Fifty years ago, this past December, a tragic love story became a runaway success that stirred the world and everyone in the show business trade. It was a romantic movie called Love Story, starring Ali MacGraw and Ryan O’Neal. Based on an Erich Segal novel, the film is considered a honest to goodness tear jerker that includes the death of a twenty-five year-old girl. The film got mixed reviews from the critics, but the American Film Institute considered it one of the most romantic productions ever. It also became a highly profitable Hollywood venture, grossing millions. Attendance figures even surpassed Gone with the Wind. A famous line is Ali McGraw’s definition of love: “Love means never having to say you’re sorry.” When I read that in the review, I realized that the greatest love story of all time is not to be discovered in the entertainment industry but in God’s Word. With your Bible opened, read I John 4:7-21. After reading it you will instantly see how it echoes the golden text of all Scripture, John 3:16. It is the greatest love story ever told because:
- It began in Heaven, not in us. I John 4:10 NRV reads: “True love is God’s love for us, not our love for God. He sent his Son as the way to take away our sins.” Love began with God. The Old Testament book of Genesis opens with: “In the beginning, God…” The New Testament book of John commences with: “In the beginning was the Word… and the Word was God.” Christianity is unique among other world religions. The concept of one true God in three persons differs from what most other faiths teach. No other religion has the concept of mercy and redemption compared to Christianity which is based on the person and sacrifice of Jesus Christ. In contrast, most other faiths are commonly centered on man’s good works. While Christianity alone is founded on heavenly love, it would be safe to say that the kingdoms of this world rest largely on greed, power, force, and politics.
- It brought Heaven’s best to us. Bible scholar, Warren Wiersbe, explains: “The sending of Christ into the world and His death on the cross, were not prompted by man’s love for God. They were prompted by His love for man. The world’s attitude toward God is anything but love!” I agree in the words of Dottie Rambo’s song:
He left the splendor of heaven, knowing His destiny.
Was the lonely hill of Golgotha, there to lay down His life for me.
And if that isn’t love, then the ocean is dry.
There’s no stars in the sky, and the sparrows can’t fly.
Yeah, if that isn’t love, then heaven’s a myth, there’s no feeling like this,
If that isn’t love.
Wiersbe clarifies that word, “propitiation” in verse 10 and also in I John 2:2. He explains that this does not mean that man has to do something to satisfy God. Because God is love, He wants to forgive and save lost sinners. And the only way He could do that and maintain His holy nature is through the cross! Jesus suffered the punishment for sin, and at Calvary God demonstrated His love and opened the door for humankind to be saved by faith. Beloved, God gave up His best in Heaven. He gave us the best revelation of Himself (Hebrews 1:5-13 NKJV). He gave us the best leader and lawgiver, the best sacrifice for sin, and the best High Priest and Intercessor (I Timothy 2:5).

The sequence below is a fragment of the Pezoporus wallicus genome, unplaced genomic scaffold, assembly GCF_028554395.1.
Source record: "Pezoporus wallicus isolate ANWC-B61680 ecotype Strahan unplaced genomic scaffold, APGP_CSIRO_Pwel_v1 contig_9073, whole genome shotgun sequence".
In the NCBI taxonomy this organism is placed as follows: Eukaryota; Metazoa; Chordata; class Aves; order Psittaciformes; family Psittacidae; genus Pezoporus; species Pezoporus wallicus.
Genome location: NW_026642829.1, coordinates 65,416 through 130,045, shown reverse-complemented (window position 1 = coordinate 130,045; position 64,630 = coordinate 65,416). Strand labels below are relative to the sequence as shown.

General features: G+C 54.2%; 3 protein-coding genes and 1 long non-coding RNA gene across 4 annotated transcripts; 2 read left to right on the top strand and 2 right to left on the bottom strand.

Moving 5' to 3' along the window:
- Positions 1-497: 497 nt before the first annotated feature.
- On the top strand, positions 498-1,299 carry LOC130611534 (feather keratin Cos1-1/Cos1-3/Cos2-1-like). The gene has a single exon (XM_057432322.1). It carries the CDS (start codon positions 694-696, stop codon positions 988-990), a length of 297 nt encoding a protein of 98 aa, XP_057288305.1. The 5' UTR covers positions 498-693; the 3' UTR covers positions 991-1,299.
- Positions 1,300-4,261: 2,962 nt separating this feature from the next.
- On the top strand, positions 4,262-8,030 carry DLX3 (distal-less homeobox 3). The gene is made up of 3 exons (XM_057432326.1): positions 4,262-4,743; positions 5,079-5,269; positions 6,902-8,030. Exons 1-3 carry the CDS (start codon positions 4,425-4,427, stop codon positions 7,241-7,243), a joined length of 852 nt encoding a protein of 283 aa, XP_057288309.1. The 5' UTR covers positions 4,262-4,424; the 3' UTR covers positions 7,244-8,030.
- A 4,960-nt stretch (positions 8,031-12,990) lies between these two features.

- It prepared us for Heaven. I especially appreciate I John 4:15-18 MSG: “Everyone who confesses that Jesus is God’s Son participates continuously in an intimate relationship with God. We know it so well, we’ve embraced it heart and soul, this love that comes from God, forGod is love. When we take up permanent residence in a life of love, we live in God and God lives in us.” God’s love for us moves us to love Him in return. When we open our hearts to His love, we open to Him, for God is love!
- It is preparing Heaven for us. John 14:1-3 is a favorite passage I use in funeral services. Jesus calmed His troubled disciples by assuring them that in the Father’s house were many rooms, and He was going to prepare a place there for them. He promised to return and personally escort them to Heaven. He told them that He would be with them. Another passage used to guarantee us of the coming resurrection is II Corinthians 5:1-8 where Jesus compares our earthly body to a tent that at death we will exchange for a permanent house in Heaven. Christians, don’t you anxiously long for your Heavenly Home?
The most important Greek word for ‘love” here is not eros, physical love, nor phileo, brotherly love. It is agape love, a totally sacrificial love, a love that is not what we can get, but rather what we can give. It is identified with God’s love for us and our love for Him. One of my favorite hymns is “The Love of God,” written by Frank Lehman. He wrote the first two stanzas, but the third stanza, written by a Jewish poet, was discovered penciled on the wall of an insane asylum long after the patient had died. May these lyrics draw your heart closer to God’s great love!
Could we with ink the ocean fill and were the skies of parchment made;
were ev’ry stalk on earth a quill, and ev’ryone a scribe by trade;
to write the love of God above would drain the ocean dry;
nor could the scroll contain the whole, though stretched from sky to sky.
O love of God, how rich and pure! How measureless and strong!
It shall forevermore endure—the saints’ and angels’ song.